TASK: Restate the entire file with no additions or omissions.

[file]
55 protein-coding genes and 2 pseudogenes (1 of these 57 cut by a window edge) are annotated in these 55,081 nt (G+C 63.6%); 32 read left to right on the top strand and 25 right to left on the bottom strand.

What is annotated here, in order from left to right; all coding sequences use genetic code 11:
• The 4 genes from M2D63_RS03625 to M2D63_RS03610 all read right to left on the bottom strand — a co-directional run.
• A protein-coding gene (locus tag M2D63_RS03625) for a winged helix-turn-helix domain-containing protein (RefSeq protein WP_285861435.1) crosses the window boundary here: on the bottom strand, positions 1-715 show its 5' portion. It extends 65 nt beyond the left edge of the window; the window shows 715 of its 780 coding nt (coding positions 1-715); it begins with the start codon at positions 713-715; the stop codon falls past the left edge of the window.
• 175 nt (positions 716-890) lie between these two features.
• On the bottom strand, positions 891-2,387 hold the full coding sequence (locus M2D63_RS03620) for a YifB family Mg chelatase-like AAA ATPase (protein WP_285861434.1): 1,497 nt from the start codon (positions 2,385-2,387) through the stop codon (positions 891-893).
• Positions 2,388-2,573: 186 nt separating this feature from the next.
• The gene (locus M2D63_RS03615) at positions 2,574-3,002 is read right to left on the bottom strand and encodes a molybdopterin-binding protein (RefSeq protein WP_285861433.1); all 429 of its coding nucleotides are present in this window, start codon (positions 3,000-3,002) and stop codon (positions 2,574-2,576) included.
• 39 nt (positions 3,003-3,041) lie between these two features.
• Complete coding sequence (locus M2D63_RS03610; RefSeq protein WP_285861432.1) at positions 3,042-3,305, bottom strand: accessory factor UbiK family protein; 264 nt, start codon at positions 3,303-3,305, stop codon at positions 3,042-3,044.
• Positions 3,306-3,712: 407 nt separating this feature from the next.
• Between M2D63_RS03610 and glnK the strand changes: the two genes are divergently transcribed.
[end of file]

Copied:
55 protein-coding genes and 2 pseudogenes (1 of these 57 cut by a window edge) are annotated in these 55,081 nt (G+C 63.6%); 32 read left to right on the top strand and 25 right to left on the bottom strand.

What is annotated here, in order from left to right; all coding sequences use genetic code 11:
• The 4 genes from M2D63_RS03625 to M2D63_RS03610 all read right to left on the bottom strand — a co-directional run.
• A protein-coding gene (locus tag M2D63_RS03625) for a winged helix-turn-helix domain-containing protein (RefSeq protein WP_285861435.1) crosses the window boundary here: on the bottom strand, positions 1-715 show its 5' portion. It extends 65 nt beyond the left edge of the window; the window shows 715 of its 780 coding nt (coding positions 1-715); it begins with the start codon at positions 713-715; the stop codon falls past the left edge of the window.
• 175 nt (positions 716-890) lie between these two features.
• On the bottom strand, positions 891-2,387 hold the full coding sequence (locus M2D63_RS03620) for a YifB family Mg chelatase-like AAA ATPase (protein WP_285861434.1): 1,497 nt from the start codon (positions 2,385-2,387) through the stop codon (positions 891-893).
• Positions 2,388-2,573: 186 nt separating this feature from the next.
• The gene (locus M2D63_RS03615) at positions 2,574-3,002 is read right to left on the bottom strand and encodes a molybdopterin-binding protein (RefSeq protein WP_285861433.1); all 429 of its coding nucleotides are present in this window, start codon (positions 3,000-3,002) and stop codon (positions 2,574-2,576) included.
• 39 nt (positions 3,003-3,041) lie between these two features.
• Complete coding sequence (locus M2D63_RS03610; RefSeq protein WP_285861432.1) at positions 3,042-3,305, bottom strand: accessory factor UbiK family protein; 264 nt, start codon at positions 3,303-3,305, stop codon at positions 3,042-3,044.
• Positions 3,306-3,712: 407 nt separating this feature from the next.
• Between M2D63_RS03610 and glnK the strand changes: the two genes are divergently transcribed.